BY IAN WEISSGERBER
NANJING, China — On Sept. 15, 2014, students from the People’s Republic of China, the Republic of Korea, Europe, and the United States converged on the Johns Hopkins University–Nanjing University’s Center for Chinese and American Studies, more commonly known as the “Hopkins–Nanjing Center” (HNC), to begin orientation week for the 2014-2015 academic year. Between Sept. 15 and Sept. 19, the new students of HNC spent their days listening to presentations from the Public Security Bureau, the local foreign medical clinic, and from Chinese and international faculty. In addition, students learned about the resources available to them while forging new relationships and learning about the place many will call home for the next one to two years.
“Although there were many important aspects covered in orientation, such as how to navigate the library and choose our courses, the biggest takeaway was getting to know the people at the Center,” said Ashley Johnson, an HNC-SAIS five-semester student from Texas.
During orientation, students met with distinguished faculty and learned about the different areas of study available at HNC including international politics; energy, resources and environment; comparative and international law; and Chinese studies. Students listened to in-depth descriptions of courses offered within these departments, such as Chinese Government and Politics; Chinese Constitution; Economic Principles; Global Energy Fundamentals; Politics of Rural Development; and Economics of Strategy. With some courses taught in Mandarin and others in English, international and Chinese Students alike will have the opportunity not only to improve their target language skills, but also to increase their knowledge within their desired fields of study.
“Regarding the most important part of orientation, I felt it was the course descriptions. From this part, we could clearly figure out what we are interested in and what we are going to take for this semester,” said Jewel Qu, a Chinese graduate certificate student from Zhengzhou, China.
Students also learned about resources available to them including Career Services, writing tutors in both Mandarin and English, a computer lab, fitness facilities, academic databases, and an exceptional library. Located in the Samuel Pollard Building on the HNC campus, the library is unique in China. Despite its location in a country where some information is restricted, the HNC library provides students with academic freedom within the campus confines. These resources will help ensure that students are well prepared to follow a strong cohort of alumni working across the private, public, and non-governmental sectors.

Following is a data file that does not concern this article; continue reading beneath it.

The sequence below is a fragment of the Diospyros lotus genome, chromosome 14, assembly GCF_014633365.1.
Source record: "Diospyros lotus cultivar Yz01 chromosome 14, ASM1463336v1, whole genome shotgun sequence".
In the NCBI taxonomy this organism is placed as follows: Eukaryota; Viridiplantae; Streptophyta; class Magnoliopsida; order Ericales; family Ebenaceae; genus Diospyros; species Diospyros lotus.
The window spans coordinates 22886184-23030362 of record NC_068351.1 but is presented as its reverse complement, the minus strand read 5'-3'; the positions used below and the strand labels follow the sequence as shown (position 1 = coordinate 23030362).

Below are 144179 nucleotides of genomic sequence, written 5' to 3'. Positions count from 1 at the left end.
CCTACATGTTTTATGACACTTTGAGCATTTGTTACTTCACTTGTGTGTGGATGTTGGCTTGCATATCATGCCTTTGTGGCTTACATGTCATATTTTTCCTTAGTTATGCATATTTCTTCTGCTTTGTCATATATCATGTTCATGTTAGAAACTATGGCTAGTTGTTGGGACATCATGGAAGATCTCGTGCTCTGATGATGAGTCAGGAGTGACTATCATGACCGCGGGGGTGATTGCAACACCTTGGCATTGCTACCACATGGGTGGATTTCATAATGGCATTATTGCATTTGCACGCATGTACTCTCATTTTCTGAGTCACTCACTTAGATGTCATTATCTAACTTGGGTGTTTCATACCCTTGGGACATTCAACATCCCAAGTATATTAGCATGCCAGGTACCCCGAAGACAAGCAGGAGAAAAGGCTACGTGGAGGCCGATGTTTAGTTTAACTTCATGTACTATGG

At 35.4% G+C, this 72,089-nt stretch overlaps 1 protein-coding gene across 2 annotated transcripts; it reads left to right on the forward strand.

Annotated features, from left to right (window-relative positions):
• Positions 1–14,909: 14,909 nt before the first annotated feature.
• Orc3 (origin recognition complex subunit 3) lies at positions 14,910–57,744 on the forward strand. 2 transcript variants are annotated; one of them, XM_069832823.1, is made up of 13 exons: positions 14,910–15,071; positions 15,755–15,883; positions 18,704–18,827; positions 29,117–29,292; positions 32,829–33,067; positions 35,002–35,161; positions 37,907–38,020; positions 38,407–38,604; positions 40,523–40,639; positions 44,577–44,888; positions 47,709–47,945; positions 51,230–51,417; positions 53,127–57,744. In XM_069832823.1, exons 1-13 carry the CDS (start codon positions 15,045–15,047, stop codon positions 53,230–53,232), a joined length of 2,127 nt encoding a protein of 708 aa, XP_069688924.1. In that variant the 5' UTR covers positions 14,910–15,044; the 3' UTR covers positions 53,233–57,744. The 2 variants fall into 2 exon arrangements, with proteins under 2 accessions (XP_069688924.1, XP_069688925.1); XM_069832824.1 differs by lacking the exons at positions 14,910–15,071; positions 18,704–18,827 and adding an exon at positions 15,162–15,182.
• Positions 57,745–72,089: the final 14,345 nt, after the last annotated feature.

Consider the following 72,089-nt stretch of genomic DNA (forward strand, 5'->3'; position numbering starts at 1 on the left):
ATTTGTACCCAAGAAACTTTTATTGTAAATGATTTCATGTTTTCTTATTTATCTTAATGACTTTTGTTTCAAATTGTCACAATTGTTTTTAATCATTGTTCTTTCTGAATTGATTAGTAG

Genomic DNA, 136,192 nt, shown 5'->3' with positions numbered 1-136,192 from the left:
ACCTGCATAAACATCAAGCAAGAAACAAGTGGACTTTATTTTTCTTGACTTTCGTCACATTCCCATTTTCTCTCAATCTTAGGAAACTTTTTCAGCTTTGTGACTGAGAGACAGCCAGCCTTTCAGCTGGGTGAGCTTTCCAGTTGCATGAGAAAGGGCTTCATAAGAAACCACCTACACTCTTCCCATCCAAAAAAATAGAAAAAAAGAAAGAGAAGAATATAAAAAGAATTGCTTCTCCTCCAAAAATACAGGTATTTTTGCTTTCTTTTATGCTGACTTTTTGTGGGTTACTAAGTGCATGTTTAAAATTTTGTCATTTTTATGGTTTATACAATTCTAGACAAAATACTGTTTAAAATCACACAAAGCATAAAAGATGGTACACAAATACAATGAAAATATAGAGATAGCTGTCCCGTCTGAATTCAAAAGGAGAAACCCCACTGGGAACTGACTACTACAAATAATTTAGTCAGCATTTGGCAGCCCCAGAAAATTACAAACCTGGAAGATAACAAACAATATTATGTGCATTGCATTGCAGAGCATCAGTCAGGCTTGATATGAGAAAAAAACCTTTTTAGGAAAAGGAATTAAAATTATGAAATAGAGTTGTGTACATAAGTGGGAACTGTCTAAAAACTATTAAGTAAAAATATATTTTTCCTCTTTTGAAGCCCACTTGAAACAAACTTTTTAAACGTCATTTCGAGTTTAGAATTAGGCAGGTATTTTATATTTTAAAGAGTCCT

“In my opinion, the Hopkins-Nanjing Center is small but beautiful and well equipped with all the things that students need,” Qu said.
The majority of the students coming to the Center have never lived with an individual from another culture, a fact which is about to change as the Center pairs each international student with a Chinese roommate. This experience provides students the opportunity to learn about another culture and use their language skills on a daily basis. Having a roommate whose mother tongue is the language one will be studying is an invaluable asset and is arguably one of the greatest resources that students have here.
Despite this, many students were acutely aware of the challenges this year will entail in terms of language requirements. Even though all met the language requirement, determined by a proficiency exam, some parts of orientation still proved to be challenging.
“The potential for growth at the Hopkins–Nanjing Center seems exponential. Academically, we have access to some of the best resources and professors in the field of international relations… Personally, I look forward to reaching a high level of Chinese proficiency, forming new relationships, and gaining further insight to a fascinating culture,” Johnson said.
Overall, the Hopkins–Nanjing Center is truly a one-of-a-kind institution representing a joint venture between educational institutions from the United States of America and the People’s Republic of China, aiming to train the leaders of tomorrow. This academic year will prove to be a life-changing event for many, offering new experiences including the challenge of contextual courses in a foreign language, academically free classrooms, and cross-cultural living.